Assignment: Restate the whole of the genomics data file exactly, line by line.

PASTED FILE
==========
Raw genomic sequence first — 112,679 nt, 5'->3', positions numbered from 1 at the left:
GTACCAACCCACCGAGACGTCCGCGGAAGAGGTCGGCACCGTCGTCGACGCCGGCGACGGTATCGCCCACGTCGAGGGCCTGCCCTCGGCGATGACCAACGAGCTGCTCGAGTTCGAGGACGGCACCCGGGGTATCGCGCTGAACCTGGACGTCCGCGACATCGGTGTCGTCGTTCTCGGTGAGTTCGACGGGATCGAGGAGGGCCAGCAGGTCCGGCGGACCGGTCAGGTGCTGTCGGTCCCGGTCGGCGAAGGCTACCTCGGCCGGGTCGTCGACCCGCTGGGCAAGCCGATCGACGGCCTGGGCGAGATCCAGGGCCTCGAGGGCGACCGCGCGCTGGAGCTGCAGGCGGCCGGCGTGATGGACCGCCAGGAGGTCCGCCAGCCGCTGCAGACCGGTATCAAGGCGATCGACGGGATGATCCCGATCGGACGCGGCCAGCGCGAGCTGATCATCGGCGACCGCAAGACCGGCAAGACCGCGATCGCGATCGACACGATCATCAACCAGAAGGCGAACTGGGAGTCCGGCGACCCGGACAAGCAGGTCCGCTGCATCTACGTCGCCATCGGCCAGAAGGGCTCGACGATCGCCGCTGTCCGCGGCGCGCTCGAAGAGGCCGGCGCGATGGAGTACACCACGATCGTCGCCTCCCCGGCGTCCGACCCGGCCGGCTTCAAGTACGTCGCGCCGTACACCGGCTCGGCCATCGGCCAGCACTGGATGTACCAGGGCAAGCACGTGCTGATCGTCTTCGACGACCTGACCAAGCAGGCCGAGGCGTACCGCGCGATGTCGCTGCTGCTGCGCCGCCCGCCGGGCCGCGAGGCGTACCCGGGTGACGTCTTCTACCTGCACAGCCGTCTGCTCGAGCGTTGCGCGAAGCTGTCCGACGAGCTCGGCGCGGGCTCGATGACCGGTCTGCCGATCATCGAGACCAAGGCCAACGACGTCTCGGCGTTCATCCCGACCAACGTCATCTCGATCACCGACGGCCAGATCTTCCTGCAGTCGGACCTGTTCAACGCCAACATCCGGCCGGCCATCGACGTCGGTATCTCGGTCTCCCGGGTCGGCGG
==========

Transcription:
Raw genomic sequence first — 112,679 nt, 5'->3', positions numbered from 1 at the left:
GTACCAACCCACCGAGACGTCCGCGGAAGAGGTCGGCACCGTCGTCGACGCCGGCGACGGTATCGCCCACGTCGAGGGCCTGCCCTCGGCGATGACCAACGAGCTGCTCGAGTTCGAGGACGGCACCCGGGGTATCGCGCTGAACCTGGACGTCCGCGACATCGGTGTCGTCGTTCTCGGTGAGTTCGACGGGATCGAGGAGGGCCAGCAGGTCCGGCGGACCGGTCAGGTGCTGTCGGTCCCGGTCGGCGAAGGCTACCTCGGCCGGGTCGTCGACCCGCTGGGCAAGCCGATCGACGGCCTGGGCGAGATCCAGGGCCTCGAGGGCGACCGCGCGCTGGAGCTGCAGGCGGCCGGCGTGATGGACCGCCAGGAGGTCCGCCAGCCGCTGCAGACCGGTATCAAGGCGATCGACGGGATGATCCCGATCGGACGCGGCCAGCGCGAGCTGATCATCGGCGACCGCAAGACCGGCAAGACCGCGATCGCGATCGACACGATCATCAACCAGAAGGCGAACTGGGAGTCCGGCGACCCGGACAAGCAGGTCCGCTGCATCTACGTCGCCATCGGCCAGAAGGGCTCGACGATCGCCGCTGTCCGCGGCGCGCTCGAAGAGGCCGGCGCGATGGAGTACACCACGATCGTCGCCTCCCCGGCGTCCGACCCGGCCGGCTTCAAGTACGTCGCGCCGTACACCGGCTCGGCCATCGGCCAGCACTGGATGTACCAGGGCAAGCACGTGCTGATCGTCTTCGACGACCTGACCAAGCAGGCCGAGGCGTACCGCGCGATGTCGCTGCTGCTGCGCCGCCCGCCGGGCCGCGAGGCGTACCCGGGTGACGTCTTCTACCTGCACAGCCGTCTGCTCGAGCGTTGCGCGAAGCTGTCCGACGAGCTCGGCGCGGGCTCGATGACCGGTCTGCCGATCATCGAGACCAAGGCCAACGACGTCTCGGCGTTCATCCCGACCAACGTCATCTCGATCACCGACGGCCAGATCTTCCTGCAGTCGGACCTGTTCAACGCCAACATCCGGCCGGCCATCGACGTCGGTATCTCGGTCTCCCGGGTCGGCGG